Dr. Kendall-Tackett’s editorial is certainly thought-provoking for those of us in the lactation field. There are times when some of us may feel we’re dealing with situations of moral injury. She speaks of providers having to leave the field in order to protect their own mental health. For those who stay, she says, these experiences cause job dissatisfaction and discontent, which can eventually affect patient care.

Have you experienced moral injury in your work? How do you and your colleagues deal with it? It’s a conversation worth having among our colleagues.

Clinical Lactation, 2019, 10(3), http://dx.doi.org/10.1891/2158-0782.10.3.101.

This month's spotlight: Patricia Esposito, RN, MS, IBCLC, LCCE from New York

Patricia Esposito, RN, MS, IBCLC, LCCE, has over 55 years of experience providing high-quality care to patients in the Obstetrical Care Units. She says that taking care of patients has been her passion since she was a little girl, which led to her attending St. Vincent’s Hospital School of Nursing in New York City to become a Registered Nurse. Patricia later obtained her Bachelor’s of Science in Health Administration from St. Joseph College in Patchogue, New York, followed by her Master’s in Health Administration from the New School for Social Research in Manhattan.

During this time, Patricia had four children – all of whom she breastfed. As she welcomed her own babies and worked in an Obstetrical Unit, Patricia’s interest in natural childbirth was sparked. In 1979, she became an ASPO (American Society for Psychoprophylaxis in Obstetrics)-certified Childbirth Educator. This organization later became Lamaze International. Patricia continued to work in the Labor and Delivery Unit while teaching Lamaze classes from her home. She eventually became the Head Nurse at Southside Hospital’s Labor and Delivery Unit in Bay Shore, New York, which consisted of 60 employees and serviced about 3,000 births annually! She recalls not being pleased with the breastfeeding education available and offered at that time to staff and patients and, because of this, Patricia became an IBCLC in 1998. She was also honored by the March of Dimes for her work in the Obstetrical community.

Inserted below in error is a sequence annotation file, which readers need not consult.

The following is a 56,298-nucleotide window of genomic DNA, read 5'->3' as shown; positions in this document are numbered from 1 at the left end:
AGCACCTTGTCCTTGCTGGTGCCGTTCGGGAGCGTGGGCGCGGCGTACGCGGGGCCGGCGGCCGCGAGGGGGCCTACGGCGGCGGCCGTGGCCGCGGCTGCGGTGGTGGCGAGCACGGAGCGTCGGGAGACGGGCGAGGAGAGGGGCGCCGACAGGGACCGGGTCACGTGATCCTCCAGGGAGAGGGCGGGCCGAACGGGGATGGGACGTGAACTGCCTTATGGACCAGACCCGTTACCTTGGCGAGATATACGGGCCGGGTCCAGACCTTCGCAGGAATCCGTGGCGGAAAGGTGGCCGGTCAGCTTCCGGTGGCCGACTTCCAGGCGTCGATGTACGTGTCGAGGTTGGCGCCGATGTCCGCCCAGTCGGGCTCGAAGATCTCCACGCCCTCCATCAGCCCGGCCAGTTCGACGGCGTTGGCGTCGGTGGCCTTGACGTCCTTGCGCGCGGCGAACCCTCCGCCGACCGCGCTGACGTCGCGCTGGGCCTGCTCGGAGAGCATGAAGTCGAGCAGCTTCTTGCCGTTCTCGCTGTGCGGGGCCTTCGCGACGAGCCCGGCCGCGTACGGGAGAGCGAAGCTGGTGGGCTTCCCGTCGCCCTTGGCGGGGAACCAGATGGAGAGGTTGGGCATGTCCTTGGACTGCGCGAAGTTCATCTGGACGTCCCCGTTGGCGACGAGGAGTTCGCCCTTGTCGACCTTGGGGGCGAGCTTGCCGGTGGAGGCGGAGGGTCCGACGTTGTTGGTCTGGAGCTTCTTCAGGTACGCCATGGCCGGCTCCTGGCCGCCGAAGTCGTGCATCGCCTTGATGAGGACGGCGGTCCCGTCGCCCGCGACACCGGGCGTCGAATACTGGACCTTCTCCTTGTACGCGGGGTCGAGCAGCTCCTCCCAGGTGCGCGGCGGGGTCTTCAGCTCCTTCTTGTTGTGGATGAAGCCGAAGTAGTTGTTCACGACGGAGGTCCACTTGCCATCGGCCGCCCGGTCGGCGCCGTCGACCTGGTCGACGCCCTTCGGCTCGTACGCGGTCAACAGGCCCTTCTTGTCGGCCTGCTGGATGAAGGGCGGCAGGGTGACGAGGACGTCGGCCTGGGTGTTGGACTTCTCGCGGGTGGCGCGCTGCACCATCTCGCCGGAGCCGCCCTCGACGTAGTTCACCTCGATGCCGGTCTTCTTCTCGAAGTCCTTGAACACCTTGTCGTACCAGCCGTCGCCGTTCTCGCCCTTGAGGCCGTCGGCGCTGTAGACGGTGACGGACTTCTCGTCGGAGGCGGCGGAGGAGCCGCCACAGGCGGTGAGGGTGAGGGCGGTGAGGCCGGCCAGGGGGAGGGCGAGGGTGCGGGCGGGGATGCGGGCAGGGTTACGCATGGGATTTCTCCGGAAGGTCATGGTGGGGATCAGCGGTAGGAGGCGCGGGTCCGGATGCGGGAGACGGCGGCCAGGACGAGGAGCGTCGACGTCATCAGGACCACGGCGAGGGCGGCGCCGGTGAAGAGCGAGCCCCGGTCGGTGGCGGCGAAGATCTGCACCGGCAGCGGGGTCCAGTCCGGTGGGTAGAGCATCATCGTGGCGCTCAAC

Though Patricia retired from her Head Nurse position in 2009, she remains actively involved with her hospital as a Lactation Consultant. The following year, she began a weekly breastfeeding support group at the hospital, with attendance steadily growing over the years. In 2017, Southside Hospital became an affiliate of Baby Café USA and, in 2021, achieved Baby-Friendly status. Once in-person meetings were cancelled due to the COVID-19 pandemic, Patricia began facilitating the virtual baby café twice weekly. She also teaches a monthly breastfeeding preparation class through the hospital for expectant parents, while continuing to offer childbirth education classes and occasional in-home lactation guidance as requested.

Patricia notes one of her challenges was transitioning into the world of technology due to the onset of COVID and the subsequent need to develop virtual breastfeeding support resources. She says, “I entered the health field in the time of handwritten notes. As electronic charting came into being, I progressed along with it, but I had no knowledge of the workings of Zoom or Microsoft Teams.” Having overcome those early challenges, she says the baby cafes are great because of the convenient accessibility to moms, but that they also lack the hands-on assistance aspect of support when it comes to latching difficulties.

As a result, Patricia says that she would love to see baby cafes transition into a hybrid program, blending convenient virtual meetings for better accessibility with occasional in-person meetings for more interaction and easier hands-on assistance. She also notes that Southside Hospital – now South Shore University Hospital, a member of the Northwell healthcare team – currently has a lactation team of 5 IBCLCs and a majority of their maternal-child health nurses are also CLCs. She credits many innovations in the Obstetrical department over recent years to their lactation coordinator, Wendi Andria MSN, who developed their official lactation program in 2014.

In her free time, Patricia enjoys being outdoors, walking, beaching, boating, kayaking, and paddle-boarding. She loves entertaining friends and family, and misses doing so in recent years due to the COVID-19 pandemic. She says “cherishes the time I spend with my four children, their spouses, and my 10 grandchildren.” Most of all, she says, she is blessed to still be with her high school sweetheart after 55 years of marriage!

Thank you, Patricia, for dedicating your career to caring for moms, babies, and families. Your knowledge of and contributions to this field through the years are greatly appreciated by many!

Thank you to this issue's contributors and writers!

Maria Lennon, MSN, CNM, IBCLC

Nurse-Midwife, Perinatal Education Consultant - Sedona, AZ

Katie McGee, RN, BSN, IBCLC

Education Consultant - Westchester, IL

Kimberly Colburn, BPC

Medela U.S. Medical Education Specialist - McHenry, IL

Megan Quinn

Medela U.S. Corporate Communication Specialist - McHenry, IL